Early microbial biofilm formation on marine plastic debris
Charles F. Budde,1 Sebastian L. Riedel,2 Laura B. Willis,2 ChoKyun Rha,3 and Anthony J. Sinskey2,4*
Bldg. 68-370, Department
of Biology, Massachusetts Institute of Technology, 77 Massachusetts
Ave., Cambridge, MA 02139.
The polyhydroxyalkanoate (PHA) copolymer poly(3-hydroxybutyrate-co-3-hydroxyhexanoate) [P(HB-co-HHx)] has been shown to have potential to serve as a commercial bioplastic. Synthesis of P(HB-co-HHx) from plant oil has been demonstrated with recombinant Ralstonia eutropha strains expressing heterologous PHA synthases capable of incorporating HB and HHx into the polymer. With these strains, however, short-chain-length fatty acids had to be included in the medium to generate PHA with high HHx content. Our group has engineered two R. eutropha strains that accumulate high levels of P(HB-co-HHx) with significant HHx content directly from palm oil, one of the world's most abundant plant oils. The strains express a newly characterized PHA synthase gene from the bacterium Rhodococcus aetherivorans I24. Expression of an enoyl coenzyme A (enoyl-CoA) hydratase gene (phaJ) from Pseudomonas aeruginosa was shown to increase PHA accumulation. Furthermore, varying the activity of acetoacetyl-CoA reductase (encoded by phaB) altered the level of HHx in the polymer. The strains with the highest PHA titers utilized plasmids for recombinant gene expression, so an R. eutropha plasmid stability system was developed. In this system, the essential pyrroline-5-carboxylate reductase gene proC was deleted from strain genomes and expressed from a plasmid, making the plasmid necessary for growth in minimal media. This study resulted in two engineered strains for production of P(HB-co-HHx) from palm oil. In palm oil fermentations, one strain accumulated 71% of its cell dry weight as PHA with 17 mol% HHx, while the other strain accumulated 66% of its cell dry weight as PHA with 30 mol% HHx.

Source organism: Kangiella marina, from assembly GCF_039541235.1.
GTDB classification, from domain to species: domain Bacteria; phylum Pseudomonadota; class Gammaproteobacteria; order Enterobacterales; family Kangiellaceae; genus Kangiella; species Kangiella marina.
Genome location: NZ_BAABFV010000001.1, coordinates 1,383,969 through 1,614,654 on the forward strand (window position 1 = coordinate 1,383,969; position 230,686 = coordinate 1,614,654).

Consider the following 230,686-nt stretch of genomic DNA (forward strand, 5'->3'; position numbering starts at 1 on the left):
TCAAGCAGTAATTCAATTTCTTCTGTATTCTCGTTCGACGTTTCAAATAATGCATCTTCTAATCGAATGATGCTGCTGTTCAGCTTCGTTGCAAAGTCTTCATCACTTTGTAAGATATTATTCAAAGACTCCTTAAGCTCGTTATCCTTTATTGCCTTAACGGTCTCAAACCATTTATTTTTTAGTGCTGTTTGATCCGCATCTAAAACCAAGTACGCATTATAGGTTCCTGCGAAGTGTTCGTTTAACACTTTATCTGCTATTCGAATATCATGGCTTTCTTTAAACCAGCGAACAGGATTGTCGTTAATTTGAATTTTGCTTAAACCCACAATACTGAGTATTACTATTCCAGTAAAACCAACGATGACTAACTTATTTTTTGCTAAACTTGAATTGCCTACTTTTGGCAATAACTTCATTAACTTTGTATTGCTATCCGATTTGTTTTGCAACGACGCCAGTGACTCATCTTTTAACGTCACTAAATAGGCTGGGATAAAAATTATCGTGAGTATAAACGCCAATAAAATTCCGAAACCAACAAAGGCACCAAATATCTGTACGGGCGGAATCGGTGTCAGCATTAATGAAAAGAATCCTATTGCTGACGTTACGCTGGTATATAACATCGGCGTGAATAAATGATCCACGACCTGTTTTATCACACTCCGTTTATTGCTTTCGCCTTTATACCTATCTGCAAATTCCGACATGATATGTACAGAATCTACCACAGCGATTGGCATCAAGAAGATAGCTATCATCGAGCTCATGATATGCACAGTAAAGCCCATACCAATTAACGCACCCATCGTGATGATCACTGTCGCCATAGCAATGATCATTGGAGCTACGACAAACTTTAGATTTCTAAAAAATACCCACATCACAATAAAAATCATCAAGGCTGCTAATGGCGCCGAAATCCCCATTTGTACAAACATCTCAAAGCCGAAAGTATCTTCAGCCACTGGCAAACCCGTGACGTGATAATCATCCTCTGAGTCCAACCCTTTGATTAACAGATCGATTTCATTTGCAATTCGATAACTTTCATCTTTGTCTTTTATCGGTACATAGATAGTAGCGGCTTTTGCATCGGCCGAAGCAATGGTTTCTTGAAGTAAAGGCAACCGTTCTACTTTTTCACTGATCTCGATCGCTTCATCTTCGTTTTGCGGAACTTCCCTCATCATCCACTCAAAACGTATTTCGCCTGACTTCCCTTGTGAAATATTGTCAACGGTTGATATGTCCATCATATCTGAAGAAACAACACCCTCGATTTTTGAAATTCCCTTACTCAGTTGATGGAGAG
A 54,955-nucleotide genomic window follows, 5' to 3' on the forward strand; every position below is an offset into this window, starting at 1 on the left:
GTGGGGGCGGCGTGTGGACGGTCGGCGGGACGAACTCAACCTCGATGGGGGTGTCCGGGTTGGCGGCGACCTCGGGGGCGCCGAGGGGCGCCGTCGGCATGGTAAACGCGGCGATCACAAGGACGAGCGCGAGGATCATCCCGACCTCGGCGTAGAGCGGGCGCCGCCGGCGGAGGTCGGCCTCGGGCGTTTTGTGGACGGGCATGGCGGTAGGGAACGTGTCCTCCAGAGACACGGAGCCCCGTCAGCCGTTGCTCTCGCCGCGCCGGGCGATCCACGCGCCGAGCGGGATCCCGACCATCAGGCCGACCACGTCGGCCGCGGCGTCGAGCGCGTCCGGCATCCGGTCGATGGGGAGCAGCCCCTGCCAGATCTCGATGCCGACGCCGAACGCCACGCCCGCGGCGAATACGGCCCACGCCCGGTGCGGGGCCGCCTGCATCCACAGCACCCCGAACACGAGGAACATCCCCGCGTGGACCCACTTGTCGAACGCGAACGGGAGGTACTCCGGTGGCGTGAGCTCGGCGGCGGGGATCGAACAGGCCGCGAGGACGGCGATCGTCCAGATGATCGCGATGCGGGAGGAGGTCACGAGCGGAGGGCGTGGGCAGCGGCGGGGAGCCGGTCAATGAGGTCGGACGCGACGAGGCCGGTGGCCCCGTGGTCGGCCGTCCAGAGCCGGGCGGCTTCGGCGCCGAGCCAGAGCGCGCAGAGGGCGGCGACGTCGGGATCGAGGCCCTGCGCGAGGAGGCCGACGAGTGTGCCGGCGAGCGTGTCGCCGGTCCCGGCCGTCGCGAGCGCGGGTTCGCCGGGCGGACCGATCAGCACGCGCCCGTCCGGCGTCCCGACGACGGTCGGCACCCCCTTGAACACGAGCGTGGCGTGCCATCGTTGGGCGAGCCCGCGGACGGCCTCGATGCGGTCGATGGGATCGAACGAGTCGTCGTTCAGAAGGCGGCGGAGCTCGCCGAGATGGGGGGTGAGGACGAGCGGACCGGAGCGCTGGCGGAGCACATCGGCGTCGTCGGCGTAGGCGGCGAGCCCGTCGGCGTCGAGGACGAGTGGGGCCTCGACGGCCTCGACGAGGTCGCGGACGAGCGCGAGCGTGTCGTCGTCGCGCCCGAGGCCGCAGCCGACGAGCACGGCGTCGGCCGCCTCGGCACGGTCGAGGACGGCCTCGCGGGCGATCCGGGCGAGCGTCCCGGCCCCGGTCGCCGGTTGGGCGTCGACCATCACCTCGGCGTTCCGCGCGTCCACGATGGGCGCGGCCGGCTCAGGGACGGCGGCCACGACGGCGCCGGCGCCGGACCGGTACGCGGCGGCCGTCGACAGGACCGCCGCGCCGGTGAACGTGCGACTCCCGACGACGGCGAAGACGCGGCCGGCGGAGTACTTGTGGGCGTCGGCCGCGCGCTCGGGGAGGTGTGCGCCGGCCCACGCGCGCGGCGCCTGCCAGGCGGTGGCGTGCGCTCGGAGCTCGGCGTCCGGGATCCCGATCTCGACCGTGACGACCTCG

Keywords:polyhydroxyalkanoate,Ralstonia eutropha strains,Rhodococcus aetherivorans,Pseudomonas aeruginosa.
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